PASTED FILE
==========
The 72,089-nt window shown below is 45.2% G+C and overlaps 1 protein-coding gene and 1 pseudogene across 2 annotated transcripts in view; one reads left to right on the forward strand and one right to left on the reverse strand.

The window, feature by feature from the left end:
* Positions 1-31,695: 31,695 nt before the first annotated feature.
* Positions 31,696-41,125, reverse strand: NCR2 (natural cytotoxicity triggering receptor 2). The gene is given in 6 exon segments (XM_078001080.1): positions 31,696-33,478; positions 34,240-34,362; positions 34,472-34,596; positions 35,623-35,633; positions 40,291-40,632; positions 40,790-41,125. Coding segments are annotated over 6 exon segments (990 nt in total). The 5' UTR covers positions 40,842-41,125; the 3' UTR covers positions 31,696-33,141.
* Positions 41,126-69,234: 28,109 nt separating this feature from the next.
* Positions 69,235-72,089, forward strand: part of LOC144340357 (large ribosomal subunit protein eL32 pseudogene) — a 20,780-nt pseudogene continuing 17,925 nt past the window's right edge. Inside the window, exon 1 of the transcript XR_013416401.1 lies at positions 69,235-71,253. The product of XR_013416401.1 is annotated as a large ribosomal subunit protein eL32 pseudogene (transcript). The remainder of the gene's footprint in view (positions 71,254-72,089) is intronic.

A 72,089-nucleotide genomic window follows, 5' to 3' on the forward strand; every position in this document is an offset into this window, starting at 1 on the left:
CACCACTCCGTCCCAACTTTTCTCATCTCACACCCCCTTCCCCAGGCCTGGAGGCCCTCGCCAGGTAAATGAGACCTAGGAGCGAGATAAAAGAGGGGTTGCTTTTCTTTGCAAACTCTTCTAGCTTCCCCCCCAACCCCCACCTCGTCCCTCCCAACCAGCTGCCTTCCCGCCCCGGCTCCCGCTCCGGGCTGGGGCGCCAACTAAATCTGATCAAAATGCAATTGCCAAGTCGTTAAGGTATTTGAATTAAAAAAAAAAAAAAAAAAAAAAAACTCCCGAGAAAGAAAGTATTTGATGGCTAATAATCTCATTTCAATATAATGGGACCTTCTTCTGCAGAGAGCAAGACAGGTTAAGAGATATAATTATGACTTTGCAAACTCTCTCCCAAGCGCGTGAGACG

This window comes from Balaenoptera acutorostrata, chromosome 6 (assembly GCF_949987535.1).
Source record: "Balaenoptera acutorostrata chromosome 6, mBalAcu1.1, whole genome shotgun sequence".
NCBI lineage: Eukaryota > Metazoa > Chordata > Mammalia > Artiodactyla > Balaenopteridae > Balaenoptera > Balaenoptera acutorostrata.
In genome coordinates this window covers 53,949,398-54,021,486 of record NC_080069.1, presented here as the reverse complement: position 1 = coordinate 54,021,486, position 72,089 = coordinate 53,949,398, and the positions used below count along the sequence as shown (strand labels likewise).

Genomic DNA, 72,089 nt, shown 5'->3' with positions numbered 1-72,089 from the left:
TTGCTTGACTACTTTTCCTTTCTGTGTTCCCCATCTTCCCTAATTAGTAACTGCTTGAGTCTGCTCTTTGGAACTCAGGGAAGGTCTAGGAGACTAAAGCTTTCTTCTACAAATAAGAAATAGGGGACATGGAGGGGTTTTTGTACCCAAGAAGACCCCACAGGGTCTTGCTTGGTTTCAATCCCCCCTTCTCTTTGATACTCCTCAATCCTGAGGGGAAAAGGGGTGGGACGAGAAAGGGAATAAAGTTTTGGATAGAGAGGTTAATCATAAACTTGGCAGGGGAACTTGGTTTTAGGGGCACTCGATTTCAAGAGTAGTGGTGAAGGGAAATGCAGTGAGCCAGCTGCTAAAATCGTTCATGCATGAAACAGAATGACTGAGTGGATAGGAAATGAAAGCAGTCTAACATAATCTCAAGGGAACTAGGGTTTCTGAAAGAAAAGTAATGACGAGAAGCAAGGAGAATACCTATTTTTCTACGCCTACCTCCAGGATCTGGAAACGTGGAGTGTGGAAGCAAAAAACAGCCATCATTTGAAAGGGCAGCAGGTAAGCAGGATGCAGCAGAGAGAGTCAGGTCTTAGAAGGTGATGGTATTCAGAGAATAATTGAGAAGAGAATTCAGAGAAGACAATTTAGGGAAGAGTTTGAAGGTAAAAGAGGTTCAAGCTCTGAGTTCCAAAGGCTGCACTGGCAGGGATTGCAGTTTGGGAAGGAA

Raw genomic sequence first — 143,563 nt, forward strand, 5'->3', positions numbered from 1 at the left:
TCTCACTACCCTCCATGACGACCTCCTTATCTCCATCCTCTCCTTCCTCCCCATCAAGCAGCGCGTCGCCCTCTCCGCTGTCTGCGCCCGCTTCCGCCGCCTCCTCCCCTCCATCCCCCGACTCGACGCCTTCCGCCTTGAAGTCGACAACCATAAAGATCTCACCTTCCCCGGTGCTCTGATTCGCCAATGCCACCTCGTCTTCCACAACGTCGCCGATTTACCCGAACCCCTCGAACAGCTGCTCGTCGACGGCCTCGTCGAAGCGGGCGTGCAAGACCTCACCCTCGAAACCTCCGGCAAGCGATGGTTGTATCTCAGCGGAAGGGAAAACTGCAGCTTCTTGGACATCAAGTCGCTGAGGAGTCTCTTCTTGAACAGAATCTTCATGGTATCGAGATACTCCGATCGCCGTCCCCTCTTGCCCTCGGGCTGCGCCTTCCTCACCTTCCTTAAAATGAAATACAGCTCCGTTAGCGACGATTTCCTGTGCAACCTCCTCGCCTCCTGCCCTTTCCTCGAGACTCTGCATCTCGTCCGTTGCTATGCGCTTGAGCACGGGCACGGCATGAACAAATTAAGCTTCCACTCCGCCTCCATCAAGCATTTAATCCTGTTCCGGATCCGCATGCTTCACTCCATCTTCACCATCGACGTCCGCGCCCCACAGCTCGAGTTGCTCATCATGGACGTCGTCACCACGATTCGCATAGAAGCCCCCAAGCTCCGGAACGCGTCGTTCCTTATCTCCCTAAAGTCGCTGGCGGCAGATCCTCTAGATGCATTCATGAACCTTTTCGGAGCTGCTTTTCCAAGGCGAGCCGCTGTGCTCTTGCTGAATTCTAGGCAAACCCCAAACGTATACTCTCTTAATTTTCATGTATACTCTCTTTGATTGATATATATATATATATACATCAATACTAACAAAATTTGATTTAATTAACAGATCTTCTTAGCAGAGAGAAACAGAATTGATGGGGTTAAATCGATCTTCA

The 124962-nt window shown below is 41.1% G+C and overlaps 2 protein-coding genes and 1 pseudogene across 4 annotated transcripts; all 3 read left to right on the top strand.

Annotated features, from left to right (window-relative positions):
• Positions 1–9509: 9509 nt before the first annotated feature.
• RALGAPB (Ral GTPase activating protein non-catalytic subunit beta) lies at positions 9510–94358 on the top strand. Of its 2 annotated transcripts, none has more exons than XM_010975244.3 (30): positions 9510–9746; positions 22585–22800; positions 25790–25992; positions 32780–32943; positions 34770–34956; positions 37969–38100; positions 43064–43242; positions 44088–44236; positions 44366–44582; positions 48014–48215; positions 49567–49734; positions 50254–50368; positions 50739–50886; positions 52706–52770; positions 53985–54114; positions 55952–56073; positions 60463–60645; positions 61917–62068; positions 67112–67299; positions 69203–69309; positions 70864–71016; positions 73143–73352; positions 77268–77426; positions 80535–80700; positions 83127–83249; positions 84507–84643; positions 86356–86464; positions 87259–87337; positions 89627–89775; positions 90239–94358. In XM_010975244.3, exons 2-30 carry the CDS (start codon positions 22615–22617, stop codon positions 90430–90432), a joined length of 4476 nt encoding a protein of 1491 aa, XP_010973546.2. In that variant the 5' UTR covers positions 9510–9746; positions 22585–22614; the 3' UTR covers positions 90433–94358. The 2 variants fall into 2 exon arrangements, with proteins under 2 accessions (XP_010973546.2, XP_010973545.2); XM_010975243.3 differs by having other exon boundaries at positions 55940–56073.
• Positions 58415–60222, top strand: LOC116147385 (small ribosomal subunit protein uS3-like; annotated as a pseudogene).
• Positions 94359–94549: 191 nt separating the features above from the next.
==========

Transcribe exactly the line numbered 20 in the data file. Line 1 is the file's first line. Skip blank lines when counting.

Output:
• RALGAPB (Ral GTPase activating protein non-catalytic subunit beta) lies at positions 9510–94358 on the top strand. Of its 2 annotated transcripts, none has more exons than XM_010975244.3 (30): positions 9510–9746; positions 22585–22800; positions 25790–25992; positions 32780–32943; positions 34770–34956; positions 37969–38100; positions 43064–43242; positions 44088–44236; positions 44366–44582; positions 48014–48215; positions 49567–49734; positions 50254–50368; positions 50739–50886; positions 52706–52770; positions 53985–54114; positions 55952–56073; positions 60463–60645; positions 61917–62068; positions 67112–67299; positions 69203–69309; positions 70864–71016; positions 73143–73352; positions 77268–77426; positions 80535–80700; positions 83127–83249; positions 84507–84643; positions 86356–86464; positions 87259–87337; positions 89627–89775; positions 90239–94358. In XM_010975244.3, exons 2-30 carry the CDS (start codon positions 22615–22617, stop codon positions 90430–90432), a joined length of 4476 nt encoding a protein of 1491 aa, XP_010973546.2. In that variant the 5' UTR covers positions 9510–9746; positions 22585–22614; the 3' UTR covers positions 90433–94358. The 2 variants fall into 2 exon arrangements, with proteins under 2 accessions (XP_010973546.2, XP_010973545.2); XM_010975243.3 differs by having other exon boundaries at positions 55940–56073.